Page 3571 - Week 10 - Tuesday, 12 September 2017
society and to break down the barriers to participation. I again encourage members of the Assembly to support their local men’s shed and to provide them with information about how they can engage with the ACT government.
MRS KIKKERT (Ginninderra) (4.26): I am delighted that Ms Lawder has brought this matter of public importance to the Assembly this afternoon. I am grateful for the opportunity to speak to it for a few moments. Recently I struck up a phone conversation with an elderly gentleman who responded to a classified advertisement that my family and I had placed in a local paper. In the course of speaking, he let me know that he recently lost both his wife and his dog and felt lonely and lost. This information broke my heart. Sometimes I worry that many of us have lives that are so filled with people and things to do that we overlook the existence of those who have no-one and next to nothing to make them feel a part of a bigger community.
Not everyone has a busy household full of noisy children practising the piano, working on school assignments and kicking a soccer ball against the side of the house. Not everyone has a job to go to—some because they are retired, some because they have lost their employment. Too many people have no-one to talk to, no-one to share with and no-one to care for. After speaking with the older gentleman that I mentioned earlier, I thought about his situation and what I could do. Then I rang him back and invited him to come to dinner with my family and me.
I am happy to be able to do this, but I know that dinner at the Kikkert household is never going to be enough to meet the needs of the thousands of Canberrans who find themselves socially isolated for whatever reason. Social inclusion means that all individuals are able to access services, connect with family and friends, enjoy work, pursue personal interest, belong to a local community, deal with personal crises and have their voices heard. In short, it is about making sure that no-one is left out.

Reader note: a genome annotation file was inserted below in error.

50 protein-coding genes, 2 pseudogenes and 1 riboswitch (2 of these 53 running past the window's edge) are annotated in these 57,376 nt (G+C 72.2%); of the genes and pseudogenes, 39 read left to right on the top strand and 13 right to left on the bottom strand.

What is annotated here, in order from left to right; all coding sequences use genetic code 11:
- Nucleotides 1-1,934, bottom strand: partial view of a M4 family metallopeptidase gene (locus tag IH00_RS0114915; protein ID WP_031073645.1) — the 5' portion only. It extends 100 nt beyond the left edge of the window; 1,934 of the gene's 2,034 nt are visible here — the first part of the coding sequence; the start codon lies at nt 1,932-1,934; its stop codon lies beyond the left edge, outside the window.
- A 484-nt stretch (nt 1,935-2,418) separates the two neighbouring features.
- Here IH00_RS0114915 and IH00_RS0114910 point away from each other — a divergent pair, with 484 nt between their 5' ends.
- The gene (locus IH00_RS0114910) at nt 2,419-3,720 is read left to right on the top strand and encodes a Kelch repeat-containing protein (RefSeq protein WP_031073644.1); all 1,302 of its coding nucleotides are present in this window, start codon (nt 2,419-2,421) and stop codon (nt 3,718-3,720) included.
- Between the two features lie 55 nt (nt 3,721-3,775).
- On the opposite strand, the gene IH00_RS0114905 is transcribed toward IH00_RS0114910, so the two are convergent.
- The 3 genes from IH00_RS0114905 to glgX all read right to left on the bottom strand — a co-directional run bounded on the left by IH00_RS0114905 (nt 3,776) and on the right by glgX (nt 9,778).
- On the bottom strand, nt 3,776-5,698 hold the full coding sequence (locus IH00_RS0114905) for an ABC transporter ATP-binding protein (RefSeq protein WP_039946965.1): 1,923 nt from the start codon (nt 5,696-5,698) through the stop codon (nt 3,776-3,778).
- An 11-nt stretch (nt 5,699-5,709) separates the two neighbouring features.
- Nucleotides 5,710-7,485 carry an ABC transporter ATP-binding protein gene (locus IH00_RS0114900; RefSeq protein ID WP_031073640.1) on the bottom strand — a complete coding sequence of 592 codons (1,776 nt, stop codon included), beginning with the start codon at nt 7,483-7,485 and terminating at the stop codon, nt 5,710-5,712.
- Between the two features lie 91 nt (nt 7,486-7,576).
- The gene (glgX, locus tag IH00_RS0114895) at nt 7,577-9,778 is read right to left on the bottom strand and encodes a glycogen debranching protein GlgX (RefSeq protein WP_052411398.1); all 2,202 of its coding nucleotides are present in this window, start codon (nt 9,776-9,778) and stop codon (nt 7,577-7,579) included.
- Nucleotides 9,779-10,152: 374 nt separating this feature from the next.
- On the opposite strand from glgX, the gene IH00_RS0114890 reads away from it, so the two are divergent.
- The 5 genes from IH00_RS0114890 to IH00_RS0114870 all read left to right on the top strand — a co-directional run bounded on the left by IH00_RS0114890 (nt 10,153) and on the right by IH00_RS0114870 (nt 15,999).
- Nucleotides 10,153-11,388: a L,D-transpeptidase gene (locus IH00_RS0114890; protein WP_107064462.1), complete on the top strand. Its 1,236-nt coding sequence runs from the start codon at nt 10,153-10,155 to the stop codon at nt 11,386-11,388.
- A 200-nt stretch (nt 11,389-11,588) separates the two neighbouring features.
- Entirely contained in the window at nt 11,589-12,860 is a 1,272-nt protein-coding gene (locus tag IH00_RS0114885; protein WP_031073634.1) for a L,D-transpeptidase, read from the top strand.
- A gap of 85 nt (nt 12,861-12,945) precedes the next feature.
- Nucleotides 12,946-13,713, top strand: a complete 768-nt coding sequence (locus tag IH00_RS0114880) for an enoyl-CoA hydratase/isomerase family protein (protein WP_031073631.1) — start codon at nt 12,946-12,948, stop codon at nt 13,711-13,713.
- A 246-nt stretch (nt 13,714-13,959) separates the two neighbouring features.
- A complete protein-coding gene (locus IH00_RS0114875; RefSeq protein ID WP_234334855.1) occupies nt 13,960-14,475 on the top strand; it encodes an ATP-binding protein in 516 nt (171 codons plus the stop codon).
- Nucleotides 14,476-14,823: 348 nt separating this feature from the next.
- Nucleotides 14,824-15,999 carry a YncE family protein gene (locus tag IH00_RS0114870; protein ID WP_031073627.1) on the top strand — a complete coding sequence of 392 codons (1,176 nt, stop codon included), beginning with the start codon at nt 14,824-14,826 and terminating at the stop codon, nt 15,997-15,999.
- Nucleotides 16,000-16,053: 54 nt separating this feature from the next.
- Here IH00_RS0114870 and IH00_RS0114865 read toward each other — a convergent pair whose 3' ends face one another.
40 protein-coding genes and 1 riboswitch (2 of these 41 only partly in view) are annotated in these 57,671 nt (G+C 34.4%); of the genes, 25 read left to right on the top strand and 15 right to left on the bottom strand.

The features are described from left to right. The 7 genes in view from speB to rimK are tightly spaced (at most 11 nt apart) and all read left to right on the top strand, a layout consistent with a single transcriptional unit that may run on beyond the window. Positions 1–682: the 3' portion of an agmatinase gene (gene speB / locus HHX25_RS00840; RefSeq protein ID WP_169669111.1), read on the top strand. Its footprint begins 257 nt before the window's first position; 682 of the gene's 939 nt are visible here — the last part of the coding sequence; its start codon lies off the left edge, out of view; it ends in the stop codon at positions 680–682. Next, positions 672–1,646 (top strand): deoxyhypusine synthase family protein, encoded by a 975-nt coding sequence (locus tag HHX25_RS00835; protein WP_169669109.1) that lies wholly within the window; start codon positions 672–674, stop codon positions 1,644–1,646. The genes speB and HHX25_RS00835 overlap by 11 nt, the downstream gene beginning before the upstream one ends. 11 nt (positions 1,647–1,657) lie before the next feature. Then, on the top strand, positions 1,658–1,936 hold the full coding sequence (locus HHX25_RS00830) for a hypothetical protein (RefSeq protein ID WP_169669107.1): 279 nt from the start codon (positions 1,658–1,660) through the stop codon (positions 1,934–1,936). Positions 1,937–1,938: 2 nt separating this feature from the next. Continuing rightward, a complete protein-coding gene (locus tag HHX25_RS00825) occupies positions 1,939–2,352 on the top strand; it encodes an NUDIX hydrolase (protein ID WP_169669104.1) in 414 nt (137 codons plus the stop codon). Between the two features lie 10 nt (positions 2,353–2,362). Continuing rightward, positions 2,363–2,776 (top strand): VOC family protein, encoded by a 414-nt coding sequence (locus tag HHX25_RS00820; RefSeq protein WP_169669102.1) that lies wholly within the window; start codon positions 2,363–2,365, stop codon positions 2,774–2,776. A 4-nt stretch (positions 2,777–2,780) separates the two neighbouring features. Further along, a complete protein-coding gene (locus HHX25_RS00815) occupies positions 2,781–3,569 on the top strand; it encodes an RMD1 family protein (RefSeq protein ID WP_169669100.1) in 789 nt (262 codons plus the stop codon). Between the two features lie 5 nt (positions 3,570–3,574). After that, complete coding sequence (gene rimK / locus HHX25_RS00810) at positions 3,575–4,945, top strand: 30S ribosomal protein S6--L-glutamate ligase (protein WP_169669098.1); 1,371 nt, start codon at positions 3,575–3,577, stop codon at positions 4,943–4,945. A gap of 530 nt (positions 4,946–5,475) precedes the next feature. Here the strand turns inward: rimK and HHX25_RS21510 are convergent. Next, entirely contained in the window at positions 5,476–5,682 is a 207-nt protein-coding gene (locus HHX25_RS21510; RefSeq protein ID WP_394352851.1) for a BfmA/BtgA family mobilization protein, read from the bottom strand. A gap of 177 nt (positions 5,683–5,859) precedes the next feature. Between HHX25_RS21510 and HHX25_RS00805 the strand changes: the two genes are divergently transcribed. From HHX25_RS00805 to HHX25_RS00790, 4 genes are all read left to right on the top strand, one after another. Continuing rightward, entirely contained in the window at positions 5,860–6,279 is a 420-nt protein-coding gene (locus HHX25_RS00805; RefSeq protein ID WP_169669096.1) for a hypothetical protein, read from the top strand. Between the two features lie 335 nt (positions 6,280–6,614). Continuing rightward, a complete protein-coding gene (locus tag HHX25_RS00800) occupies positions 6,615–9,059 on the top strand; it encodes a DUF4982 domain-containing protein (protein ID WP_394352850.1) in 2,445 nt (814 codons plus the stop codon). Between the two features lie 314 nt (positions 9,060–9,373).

Research conducted by the University of Melbourne and the Brotherhood of St Laurence in 2010 estimated that five per cent of the Australian population is subject to profound social exclusion. Many of these people are men, and especially older men who have left the workforce. As Peter Butterworth of the ANU College of Medicine, Biology and the Environment has noted:
For men, in particular, work … provides a major opportunity for social connections and interactions … So the loss of work, particularly for men … can have a profound effect on mental health.
And as Jeff Kennett, founder and board chairman of beyondblue, has put it:
Where do men go, particularly when they’re a bit older or if they’re younger and lose their jobs? Where do they go if they’ve got nothing productive to do? Many stay at home and just shrink and drink and die.
It is into this breach that the men’s shed movement has stepped. First developed as an idea at a 1995 men’s health conference, there are now 850 men’s sheds established across Australia, and still more are forming. A men’s shed is a shared space where local men, both old and young, can get together and bond over shared hobbies and